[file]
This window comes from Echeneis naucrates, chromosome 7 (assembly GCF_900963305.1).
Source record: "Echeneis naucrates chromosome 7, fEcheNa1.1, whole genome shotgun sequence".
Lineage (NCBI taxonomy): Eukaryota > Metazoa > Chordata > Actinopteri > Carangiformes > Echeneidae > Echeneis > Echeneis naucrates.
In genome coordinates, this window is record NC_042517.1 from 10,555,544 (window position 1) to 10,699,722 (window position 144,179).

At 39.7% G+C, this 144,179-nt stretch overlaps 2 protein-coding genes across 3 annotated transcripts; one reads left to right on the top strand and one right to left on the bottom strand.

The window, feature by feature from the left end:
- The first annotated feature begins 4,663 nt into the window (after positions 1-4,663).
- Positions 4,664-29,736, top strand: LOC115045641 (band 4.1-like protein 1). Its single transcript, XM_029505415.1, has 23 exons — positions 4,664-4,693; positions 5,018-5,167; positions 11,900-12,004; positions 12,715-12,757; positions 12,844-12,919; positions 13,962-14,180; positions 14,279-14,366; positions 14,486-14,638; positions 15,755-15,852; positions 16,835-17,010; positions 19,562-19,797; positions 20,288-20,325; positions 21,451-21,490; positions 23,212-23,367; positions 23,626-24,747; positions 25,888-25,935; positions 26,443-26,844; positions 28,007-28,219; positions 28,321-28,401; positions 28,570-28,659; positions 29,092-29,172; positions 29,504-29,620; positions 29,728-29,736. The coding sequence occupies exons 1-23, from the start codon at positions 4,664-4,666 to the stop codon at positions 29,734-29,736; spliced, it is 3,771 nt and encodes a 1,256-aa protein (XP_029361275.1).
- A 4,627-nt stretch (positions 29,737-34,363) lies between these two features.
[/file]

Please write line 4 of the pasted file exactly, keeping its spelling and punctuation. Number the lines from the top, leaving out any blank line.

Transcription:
In genome coordinates, this window is record NC_042517.1 from 10,555,544 (window position 1) to 10,699,722 (window position 144,179).